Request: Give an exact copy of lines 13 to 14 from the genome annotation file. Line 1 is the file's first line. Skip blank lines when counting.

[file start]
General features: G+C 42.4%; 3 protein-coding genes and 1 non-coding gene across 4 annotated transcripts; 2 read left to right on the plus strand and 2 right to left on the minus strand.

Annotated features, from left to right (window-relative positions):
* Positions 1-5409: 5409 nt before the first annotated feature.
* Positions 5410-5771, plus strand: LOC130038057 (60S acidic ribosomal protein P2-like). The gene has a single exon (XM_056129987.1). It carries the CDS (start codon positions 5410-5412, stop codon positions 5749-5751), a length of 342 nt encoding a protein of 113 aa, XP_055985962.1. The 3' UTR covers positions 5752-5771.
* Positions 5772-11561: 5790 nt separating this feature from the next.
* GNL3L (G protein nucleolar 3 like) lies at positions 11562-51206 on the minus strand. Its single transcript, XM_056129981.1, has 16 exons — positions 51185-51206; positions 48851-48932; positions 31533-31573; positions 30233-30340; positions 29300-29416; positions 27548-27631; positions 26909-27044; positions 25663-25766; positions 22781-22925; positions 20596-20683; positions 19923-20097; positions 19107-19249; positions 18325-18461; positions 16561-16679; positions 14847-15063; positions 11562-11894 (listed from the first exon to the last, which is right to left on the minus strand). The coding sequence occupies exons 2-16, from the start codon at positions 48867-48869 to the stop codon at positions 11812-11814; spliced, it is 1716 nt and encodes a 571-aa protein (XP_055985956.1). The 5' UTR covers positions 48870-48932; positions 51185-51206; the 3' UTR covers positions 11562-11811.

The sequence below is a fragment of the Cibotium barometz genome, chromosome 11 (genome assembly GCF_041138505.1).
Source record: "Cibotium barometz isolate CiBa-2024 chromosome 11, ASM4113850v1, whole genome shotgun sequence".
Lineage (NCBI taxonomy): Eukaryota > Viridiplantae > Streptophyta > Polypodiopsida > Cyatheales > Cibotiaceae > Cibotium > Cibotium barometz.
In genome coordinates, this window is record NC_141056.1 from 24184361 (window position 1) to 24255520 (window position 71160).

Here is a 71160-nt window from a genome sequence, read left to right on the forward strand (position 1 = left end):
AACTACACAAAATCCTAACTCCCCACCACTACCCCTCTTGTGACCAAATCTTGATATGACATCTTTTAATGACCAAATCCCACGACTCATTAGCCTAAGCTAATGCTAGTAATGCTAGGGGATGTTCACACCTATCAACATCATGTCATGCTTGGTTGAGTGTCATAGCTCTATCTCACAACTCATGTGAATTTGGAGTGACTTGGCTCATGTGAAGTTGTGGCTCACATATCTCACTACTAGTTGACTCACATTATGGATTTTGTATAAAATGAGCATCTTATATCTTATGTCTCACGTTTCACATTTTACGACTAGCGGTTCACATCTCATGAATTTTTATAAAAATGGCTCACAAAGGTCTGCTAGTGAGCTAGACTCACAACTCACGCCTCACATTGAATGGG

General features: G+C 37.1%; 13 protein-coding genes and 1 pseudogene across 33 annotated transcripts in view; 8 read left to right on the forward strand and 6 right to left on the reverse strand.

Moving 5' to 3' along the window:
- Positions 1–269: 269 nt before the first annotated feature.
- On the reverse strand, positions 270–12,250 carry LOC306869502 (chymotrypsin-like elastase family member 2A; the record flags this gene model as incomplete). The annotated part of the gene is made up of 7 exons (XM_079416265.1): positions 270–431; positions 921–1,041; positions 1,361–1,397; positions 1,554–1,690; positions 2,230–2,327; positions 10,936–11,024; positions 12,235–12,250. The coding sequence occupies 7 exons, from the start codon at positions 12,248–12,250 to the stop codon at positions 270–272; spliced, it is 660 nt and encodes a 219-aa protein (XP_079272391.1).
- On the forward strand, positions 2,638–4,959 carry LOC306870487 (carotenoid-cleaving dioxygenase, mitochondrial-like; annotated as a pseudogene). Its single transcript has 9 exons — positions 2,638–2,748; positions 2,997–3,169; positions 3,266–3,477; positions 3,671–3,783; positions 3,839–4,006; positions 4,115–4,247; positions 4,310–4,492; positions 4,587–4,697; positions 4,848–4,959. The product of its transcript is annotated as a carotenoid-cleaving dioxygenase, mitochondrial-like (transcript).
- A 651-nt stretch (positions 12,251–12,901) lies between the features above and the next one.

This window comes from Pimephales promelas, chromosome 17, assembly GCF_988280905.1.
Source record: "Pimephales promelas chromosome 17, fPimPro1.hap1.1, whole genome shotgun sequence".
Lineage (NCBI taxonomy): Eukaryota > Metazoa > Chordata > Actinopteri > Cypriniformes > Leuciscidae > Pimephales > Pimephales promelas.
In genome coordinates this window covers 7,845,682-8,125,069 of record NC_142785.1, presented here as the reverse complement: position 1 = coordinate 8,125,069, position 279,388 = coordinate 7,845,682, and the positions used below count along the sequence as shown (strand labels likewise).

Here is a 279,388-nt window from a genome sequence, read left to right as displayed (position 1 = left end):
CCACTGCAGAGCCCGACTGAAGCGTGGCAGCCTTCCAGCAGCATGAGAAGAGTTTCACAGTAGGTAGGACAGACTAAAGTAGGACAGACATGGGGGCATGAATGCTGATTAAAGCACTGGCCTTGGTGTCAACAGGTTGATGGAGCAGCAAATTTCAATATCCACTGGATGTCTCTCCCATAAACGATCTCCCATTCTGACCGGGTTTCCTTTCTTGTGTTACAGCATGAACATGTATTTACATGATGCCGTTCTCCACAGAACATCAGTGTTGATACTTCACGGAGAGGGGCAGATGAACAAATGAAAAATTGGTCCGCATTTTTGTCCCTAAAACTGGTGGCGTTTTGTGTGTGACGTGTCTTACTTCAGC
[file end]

General features: G+C 37.1%; 13 protein-coding genes and 1 pseudogene across 33 annotated transcripts in view; 8 read left to right on the forward strand and 6 right to left on the reverse strand.

Moving 5' to 3' along the window: